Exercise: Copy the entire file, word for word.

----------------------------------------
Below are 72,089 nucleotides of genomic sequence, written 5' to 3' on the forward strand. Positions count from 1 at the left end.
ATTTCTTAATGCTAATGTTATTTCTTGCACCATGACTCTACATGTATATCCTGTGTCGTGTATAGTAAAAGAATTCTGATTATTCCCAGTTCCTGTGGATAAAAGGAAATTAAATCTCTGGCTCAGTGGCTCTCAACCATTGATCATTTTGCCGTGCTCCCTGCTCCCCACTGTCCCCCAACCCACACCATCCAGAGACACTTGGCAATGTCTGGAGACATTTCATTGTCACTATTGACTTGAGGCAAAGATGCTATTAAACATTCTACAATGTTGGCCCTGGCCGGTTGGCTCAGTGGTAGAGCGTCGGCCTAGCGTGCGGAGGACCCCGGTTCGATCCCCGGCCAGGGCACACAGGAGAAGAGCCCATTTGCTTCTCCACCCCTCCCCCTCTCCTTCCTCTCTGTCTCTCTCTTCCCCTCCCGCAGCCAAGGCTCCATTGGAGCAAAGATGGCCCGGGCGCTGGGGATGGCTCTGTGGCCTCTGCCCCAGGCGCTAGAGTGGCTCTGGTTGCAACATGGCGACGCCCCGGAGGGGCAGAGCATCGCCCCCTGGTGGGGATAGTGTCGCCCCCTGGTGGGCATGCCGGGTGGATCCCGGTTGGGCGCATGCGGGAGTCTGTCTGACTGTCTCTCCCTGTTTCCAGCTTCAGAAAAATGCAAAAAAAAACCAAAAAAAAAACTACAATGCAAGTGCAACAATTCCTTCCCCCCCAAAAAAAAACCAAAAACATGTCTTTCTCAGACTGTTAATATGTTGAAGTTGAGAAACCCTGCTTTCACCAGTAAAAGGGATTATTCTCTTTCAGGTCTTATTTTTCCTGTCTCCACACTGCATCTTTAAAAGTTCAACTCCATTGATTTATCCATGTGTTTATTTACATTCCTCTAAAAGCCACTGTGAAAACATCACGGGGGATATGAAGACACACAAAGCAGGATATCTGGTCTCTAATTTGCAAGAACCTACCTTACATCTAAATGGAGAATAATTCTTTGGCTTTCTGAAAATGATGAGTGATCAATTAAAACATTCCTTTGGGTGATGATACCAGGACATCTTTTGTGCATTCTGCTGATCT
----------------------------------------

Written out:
Below are 72,089 nucleotides of genomic sequence, written 5' to 3' on the forward strand. Positions count from 1 at the left end.
ATTTCTTAATGCTAATGTTATTTCTTGCACCATGACTCTACATGTATATCCTGTGTCGTGTATAGTAAAAGAATTCTGATTATTCCCAGTTCCTGTGGATAAAAGGAAATTAAATCTCTGGCTCAGTGGCTCTCAACCATTGATCATTTTGCCGTGCTCCCTGCTCCCCACTGTCCCCCAACCCACACCATCCAGAGACACTTGGCAATGTCTGGAGACATTTCATTGTCACTATTGACTTGAGGCAAAGATGCTATTAAACATTCTACAATGTTGGCCCTGGCCGGTTGGCTCAGTGGTAGAGCGTCGGCCTAGCGTGCGGAGGACCCCGGTTCGATCCCCGGCCAGGGCACACAGGAGAAGAGCCCATTTGCTTCTCCACCCCTCCCCCTCTCCTTCCTCTCTGTCTCTCTCTTCCCCTCCCGCAGCCAAGGCTCCATTGGAGCAAAGATGGCCCGGGCGCTGGGGATGGCTCTGTGGCCTCTGCCCCAGGCGCTAGAGTGGCTCTGGTTGCAACATGGCGACGCCCCGGAGGGGCAGAGCATCGCCCCCTGGTGGGGATAGTGTCGCCCCCTGGTGGGCATGCCGGGTGGATCCCGGTTGGGCGCATGCGGGAGTCTGTCTGACTGTCTCTCCCTGTTTCCAGCTTCAGAAAAATGCAAAAAAAAACCAAAAAAAAAACTACAATGCAAGTGCAACAATTCCTTCCCCCCCAAAAAAAAACCAAAAACATGTCTTTCTCAGACTGTTAATATGTTGAAGTTGAGAAACCCTGCTTTCACCAGTAAAAGGGATTATTCTCTTTCAGGTCTTATTTTTCCTGTCTCCACACTGCATCTTTAAAAGTTCAACTCCATTGATTTATCCATGTGTTTATTTACATTCCTCTAAAAGCCACTGTGAAAACATCACGGGGGATATGAAGACACACAAAGCAGGATATCTGGTCTCTAATTTGCAAGAACCTACCTTACATCTAAATGGAGAATAATTCTTTGGCTTTCTGAAAATGATGAGTGATCAATTAAAACATTCCTTTGGGTGATGATACCAGGACATCTTTTGTGCATTCTGCTGATCT